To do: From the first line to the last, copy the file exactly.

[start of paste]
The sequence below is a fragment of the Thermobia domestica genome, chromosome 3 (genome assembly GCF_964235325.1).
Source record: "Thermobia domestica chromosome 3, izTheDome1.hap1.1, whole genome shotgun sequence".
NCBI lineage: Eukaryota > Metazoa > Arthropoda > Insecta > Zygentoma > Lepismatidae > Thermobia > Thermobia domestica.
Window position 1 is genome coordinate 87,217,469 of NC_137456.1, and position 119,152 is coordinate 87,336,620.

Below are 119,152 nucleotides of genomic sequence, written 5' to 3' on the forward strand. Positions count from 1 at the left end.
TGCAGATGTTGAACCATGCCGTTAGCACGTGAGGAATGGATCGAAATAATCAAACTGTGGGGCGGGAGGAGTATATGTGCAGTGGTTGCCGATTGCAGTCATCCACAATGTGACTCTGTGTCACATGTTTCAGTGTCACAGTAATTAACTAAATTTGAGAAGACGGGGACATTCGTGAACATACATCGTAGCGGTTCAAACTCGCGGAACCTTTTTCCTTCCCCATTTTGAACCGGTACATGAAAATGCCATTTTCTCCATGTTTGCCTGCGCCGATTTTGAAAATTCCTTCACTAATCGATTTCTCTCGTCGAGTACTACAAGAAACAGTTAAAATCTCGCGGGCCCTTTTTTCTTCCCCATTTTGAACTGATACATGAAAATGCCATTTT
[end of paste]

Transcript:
The sequence below is a fragment of the Thermobia domestica genome, chromosome 3 (genome assembly GCF_964235325.1).
Source record: "Thermobia domestica chromosome 3, izTheDome1.hap1.1, whole genome shotgun sequence".
NCBI lineage: Eukaryota > Metazoa > Arthropoda > Insecta > Zygentoma > Lepismatidae > Thermobia > Thermobia domestica.
Window position 1 is genome coordinate 87,217,469 of NC_137456.1, and position 119,152 is coordinate 87,336,620.

Below are 119,152 nucleotides of genomic sequence, written 5' to 3' on the forward strand. Positions count from 1 at the left end.
TGCAGATGTTGAACCATGCCGTTAGCACGTGAGGAATGGATCGAAATAATCAAACTGTGGGGCGGGAGGAGTATATGTGCAGTGGTTGCCGATTGCAGTCATCCACAATGTGACTCTGTGTCACATGTTTCAGTGTCACAGTAATTAACTAAATTTGAGAAGACGGGGACATTCGTGAACATACATCGTAGCGGTTCAAACTCGCGGAACCTTTTTCCTTCCCCATTTTGAACCGGTACATGAAAATGCCATTTTCTCCATGTTTGCCTGCGCCGATTTTGAAAATTCCTTCACTAATCGATTTCTCTCGTCGAGTACTACAAGAAACAGTTAAAATCTCGCGGGCCCTTTTTTCTTCCCCATTTTGAACTGATACATGAAAATGCCATTTT